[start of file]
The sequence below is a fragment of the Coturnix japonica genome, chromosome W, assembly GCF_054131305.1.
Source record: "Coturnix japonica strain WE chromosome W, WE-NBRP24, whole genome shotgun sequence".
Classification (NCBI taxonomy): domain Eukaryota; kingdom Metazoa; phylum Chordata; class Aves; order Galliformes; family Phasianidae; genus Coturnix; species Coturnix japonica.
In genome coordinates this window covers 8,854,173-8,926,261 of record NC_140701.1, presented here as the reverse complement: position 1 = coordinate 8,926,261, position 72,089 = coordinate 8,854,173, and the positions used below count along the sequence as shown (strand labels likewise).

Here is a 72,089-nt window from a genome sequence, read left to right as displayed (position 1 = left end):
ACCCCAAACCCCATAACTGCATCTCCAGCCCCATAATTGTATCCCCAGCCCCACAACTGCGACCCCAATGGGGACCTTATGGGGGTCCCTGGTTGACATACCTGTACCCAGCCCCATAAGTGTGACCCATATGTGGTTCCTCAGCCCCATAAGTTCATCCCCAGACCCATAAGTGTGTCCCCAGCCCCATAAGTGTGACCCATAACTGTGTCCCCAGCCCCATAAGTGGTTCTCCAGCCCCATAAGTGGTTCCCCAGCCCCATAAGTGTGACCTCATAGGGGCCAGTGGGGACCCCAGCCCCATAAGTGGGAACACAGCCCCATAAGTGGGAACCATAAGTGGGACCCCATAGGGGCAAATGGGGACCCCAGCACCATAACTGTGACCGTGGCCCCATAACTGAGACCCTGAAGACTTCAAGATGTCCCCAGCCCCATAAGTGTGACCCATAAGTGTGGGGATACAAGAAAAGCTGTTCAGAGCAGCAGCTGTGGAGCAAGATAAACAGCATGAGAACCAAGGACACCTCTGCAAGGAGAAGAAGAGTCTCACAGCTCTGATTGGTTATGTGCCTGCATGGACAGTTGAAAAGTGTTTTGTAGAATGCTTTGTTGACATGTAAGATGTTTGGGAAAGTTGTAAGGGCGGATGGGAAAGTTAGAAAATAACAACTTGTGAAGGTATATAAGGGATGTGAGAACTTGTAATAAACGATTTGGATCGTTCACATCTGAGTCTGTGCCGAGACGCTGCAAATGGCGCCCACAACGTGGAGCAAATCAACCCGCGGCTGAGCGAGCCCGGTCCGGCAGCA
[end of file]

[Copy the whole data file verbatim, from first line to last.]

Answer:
The sequence below is a fragment of the Coturnix japonica genome, chromosome W, assembly GCF_054131305.1.
Source record: "Coturnix japonica strain WE chromosome W, WE-NBRP24, whole genome shotgun sequence".
Classification (NCBI taxonomy): domain Eukaryota; kingdom Metazoa; phylum Chordata; class Aves; order Galliformes; family Phasianidae; genus Coturnix; species Coturnix japonica.
In genome coordinates this window covers 8,854,173-8,926,261 of record NC_140701.1, presented here as the reverse complement: position 1 = coordinate 8,926,261, position 72,089 = coordinate 8,854,173, and the positions used below count along the sequence as shown (strand labels likewise).

Here is a 72,089-nt window from a genome sequence, read left to right as displayed (position 1 = left end):
ACCCCAAACCCCATAACTGCATCTCCAGCCCCATAATTGTATCCCCAGCCCCACAACTGCGACCCCAATGGGGACCTTATGGGGGTCCCTGGTTGACATACCTGTACCCAGCCCCATAAGTGTGACCCATATGTGGTTCCTCAGCCCCATAAGTTCATCCCCAGACCCATAAGTGTGTCCCCAGCCCCATAAGTGTGACCCATAACTGTGTCCCCAGCCCCATAAGTGGTTCTCCAGCCCCATAAGTGGTTCCCCAGCCCCATAAGTGTGACCTCATAGGGGCCAGTGGGGACCCCAGCCCCATAAGTGGGAACACAGCCCCATAAGTGGGAACCATAAGTGGGACCCCATAGGGGCAAATGGGGACCCCAGCACCATAACTGTGACCGTGGCCCCATAACTGAGACCCTGAAGACTTCAAGATGTCCCCAGCCCCATAAGTGTGACCCATAAGTGTGGGGATACAAGAAAAGCTGTTCAGAGCAGCAGCTGTGGAGCAAGATAAACAGCATGAGAACCAAGGACACCTCTGCAAGGAGAAGAAGAGTCTCACAGCTCTGATTGGTTATGTGCCTGCATGGACAGTTGAAAAGTGTTTTGTAGAATGCTTTGTTGACATGTAAGATGTTTGGGAAAGTTGTAAGGGCGGATGGGAAAGTTAGAAAATAACAACTTGTGAAGGTATATAAGGGATGTGAGAACTTGTAATAAACGATTTGGATCGTTCACATCTGAGTCTGTGCCGAGACGCTGCAAATGGCGCCCACAACGTGGAGCAAATCAACCCGCGGCTGAGCGAGCCCGGTCCGGCAGCA